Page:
Hurricanes rally around embattled head coach

Last updated 05:00 17/03/2014
Conrad Smith and Mark Hammett

RELIEF: Mark Hammett's detractors are likely to ease off somewhat following the Hurricanes blowout win over the Cheetahs.

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Mark Hammet might be uncomfortable with the notion, but he provided the rallying point from which the Hurricanes began to resurrect their season.

After eight days of intense scrutiny, the Hurricanes finally unlocked some of their potential and passion during a 60-27 win over the Cheetahs.

Nobody would have sighed more deeply than Hammett, a coach under siege.

He wouldn't have been human if he hadn't at least felt a twinge from the barbs. He looked a shattered man in the wake of last week's 29-21 loss to the Brumbies.

Suddenly everyone had a view.

Selection, game plan, team culture, preparation, marketing, social media policies and crowds were all put under the microscope.

There were calls for Hammett's head, assistant Alama Ieremia and franchise chief executive James Te Puni too.

The players heard the criticism too. They felt for their coach and it hardened their resolve. With jobs on the line, the Hurricanes played with the accuracy and urgency missing over the opening three weeks.

A collective decision was made to keep ball in hand, to play like there was no tomorrow, to attack with the intention to score tries rather than simply to set up a another phase.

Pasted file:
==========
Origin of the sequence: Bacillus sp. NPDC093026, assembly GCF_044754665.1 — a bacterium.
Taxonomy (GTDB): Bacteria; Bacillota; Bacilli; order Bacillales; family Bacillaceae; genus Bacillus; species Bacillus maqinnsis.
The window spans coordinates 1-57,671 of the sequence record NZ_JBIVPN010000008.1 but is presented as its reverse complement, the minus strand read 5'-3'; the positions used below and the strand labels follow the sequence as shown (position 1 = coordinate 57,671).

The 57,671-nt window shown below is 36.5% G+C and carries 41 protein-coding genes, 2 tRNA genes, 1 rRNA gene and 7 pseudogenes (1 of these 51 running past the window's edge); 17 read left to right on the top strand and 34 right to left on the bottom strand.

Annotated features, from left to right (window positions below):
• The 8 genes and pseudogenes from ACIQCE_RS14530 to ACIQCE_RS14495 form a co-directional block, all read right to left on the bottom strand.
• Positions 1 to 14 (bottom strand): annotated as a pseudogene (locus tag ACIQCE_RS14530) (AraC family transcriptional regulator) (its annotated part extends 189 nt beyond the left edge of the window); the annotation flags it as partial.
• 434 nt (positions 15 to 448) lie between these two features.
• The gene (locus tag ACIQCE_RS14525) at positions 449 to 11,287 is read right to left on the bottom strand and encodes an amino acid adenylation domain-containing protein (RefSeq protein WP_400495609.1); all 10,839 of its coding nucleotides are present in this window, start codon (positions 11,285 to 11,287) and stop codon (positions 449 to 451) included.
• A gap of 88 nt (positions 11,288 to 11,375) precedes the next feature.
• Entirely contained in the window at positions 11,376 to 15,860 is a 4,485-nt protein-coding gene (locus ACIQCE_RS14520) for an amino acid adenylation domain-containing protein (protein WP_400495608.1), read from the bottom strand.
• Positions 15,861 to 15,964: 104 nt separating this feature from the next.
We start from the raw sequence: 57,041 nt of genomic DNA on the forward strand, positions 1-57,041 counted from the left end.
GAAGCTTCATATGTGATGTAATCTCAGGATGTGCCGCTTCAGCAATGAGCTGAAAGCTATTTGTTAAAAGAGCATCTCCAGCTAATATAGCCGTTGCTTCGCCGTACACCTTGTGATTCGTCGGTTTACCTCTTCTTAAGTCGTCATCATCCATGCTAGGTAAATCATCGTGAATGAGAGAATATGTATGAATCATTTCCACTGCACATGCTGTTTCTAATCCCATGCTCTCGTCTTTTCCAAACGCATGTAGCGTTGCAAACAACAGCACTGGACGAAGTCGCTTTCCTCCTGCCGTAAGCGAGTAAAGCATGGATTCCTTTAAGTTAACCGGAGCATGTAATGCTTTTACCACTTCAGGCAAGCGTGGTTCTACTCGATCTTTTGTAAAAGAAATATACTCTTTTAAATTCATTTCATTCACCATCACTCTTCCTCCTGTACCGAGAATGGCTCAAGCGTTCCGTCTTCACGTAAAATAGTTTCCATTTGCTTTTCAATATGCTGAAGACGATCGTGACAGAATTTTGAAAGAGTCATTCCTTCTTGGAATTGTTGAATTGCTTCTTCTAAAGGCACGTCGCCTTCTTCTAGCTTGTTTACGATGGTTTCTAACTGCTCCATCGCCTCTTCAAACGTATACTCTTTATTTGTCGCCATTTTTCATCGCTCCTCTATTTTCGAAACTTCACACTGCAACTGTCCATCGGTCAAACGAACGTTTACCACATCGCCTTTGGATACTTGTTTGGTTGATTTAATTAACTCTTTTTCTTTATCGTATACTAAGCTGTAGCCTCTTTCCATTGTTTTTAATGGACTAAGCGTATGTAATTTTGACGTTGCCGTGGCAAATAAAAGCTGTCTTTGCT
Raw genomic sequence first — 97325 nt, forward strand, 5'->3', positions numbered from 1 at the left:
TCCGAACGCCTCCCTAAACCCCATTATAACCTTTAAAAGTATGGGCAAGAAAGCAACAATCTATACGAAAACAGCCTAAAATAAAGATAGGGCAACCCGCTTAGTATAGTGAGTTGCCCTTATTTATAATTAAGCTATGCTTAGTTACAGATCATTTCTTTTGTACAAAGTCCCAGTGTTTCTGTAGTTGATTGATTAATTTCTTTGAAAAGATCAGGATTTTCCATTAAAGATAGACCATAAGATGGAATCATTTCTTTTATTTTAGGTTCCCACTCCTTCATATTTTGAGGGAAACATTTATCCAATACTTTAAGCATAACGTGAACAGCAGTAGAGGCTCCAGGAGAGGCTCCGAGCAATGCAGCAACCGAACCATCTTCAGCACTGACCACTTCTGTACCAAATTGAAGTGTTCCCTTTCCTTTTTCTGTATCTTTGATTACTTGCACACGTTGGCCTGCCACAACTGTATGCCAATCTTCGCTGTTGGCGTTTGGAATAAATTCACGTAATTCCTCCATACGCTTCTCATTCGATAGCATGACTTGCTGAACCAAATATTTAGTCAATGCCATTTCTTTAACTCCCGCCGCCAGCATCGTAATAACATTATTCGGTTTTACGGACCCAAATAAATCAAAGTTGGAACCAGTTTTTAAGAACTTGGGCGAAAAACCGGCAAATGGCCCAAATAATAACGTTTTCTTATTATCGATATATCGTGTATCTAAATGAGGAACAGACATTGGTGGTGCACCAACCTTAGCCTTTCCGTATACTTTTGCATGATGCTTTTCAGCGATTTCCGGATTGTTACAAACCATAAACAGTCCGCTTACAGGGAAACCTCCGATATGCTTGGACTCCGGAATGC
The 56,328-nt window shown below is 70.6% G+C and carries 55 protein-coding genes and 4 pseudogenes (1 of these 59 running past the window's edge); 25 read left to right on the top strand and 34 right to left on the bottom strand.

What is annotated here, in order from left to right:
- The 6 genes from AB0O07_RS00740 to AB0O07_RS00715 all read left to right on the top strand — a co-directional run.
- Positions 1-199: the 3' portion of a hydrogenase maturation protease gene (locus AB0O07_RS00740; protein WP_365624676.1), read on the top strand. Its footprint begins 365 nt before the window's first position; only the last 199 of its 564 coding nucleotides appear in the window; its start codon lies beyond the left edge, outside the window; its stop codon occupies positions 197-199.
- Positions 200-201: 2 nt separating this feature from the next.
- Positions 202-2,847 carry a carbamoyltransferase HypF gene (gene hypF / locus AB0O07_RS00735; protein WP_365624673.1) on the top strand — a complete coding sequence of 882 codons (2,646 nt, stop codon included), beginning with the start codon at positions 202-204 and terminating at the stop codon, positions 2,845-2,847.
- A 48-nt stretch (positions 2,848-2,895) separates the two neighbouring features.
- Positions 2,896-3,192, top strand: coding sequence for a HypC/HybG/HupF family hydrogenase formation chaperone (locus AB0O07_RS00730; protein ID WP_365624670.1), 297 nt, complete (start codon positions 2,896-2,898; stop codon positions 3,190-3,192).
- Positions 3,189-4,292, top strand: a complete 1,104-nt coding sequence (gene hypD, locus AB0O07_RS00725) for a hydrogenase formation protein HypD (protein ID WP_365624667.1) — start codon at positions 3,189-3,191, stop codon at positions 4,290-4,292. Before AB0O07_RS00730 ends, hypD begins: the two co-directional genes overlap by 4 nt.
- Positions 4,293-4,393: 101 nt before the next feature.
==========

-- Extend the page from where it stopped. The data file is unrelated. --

The critics will ease off this week. The pressure gauge will drop, but only slightly.

"Leading in to today we'd put up two really good performances in Africa against two really strong South African sides and all of a sudden we had a bad one last week [against the Brumbies] and it was like the blimmin sky had fallen in," a visibly relieved Hammett said on Saturday.

Over the top or not, one hopes he didn't miss the point fans were desperately trying to make.

The loss to the Brumbies was the eighth loss on the trot rather than a blip on a healthy radar.

The anger was not just at the results, but the nature of the opening three matches of the season.

Most agreed the style of play was not suiting the natural talents of a team blessed with athletes, but seemingly intent on kicking possession away.

Against the Cheetahs the Hurricanes channelled their emotions. They played for captain Conrad Smith's 100th match and to keep the wolves from their coaches' doors. If that's their cause then the job is far from done, but at least it is under way.

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- The Dominion Post


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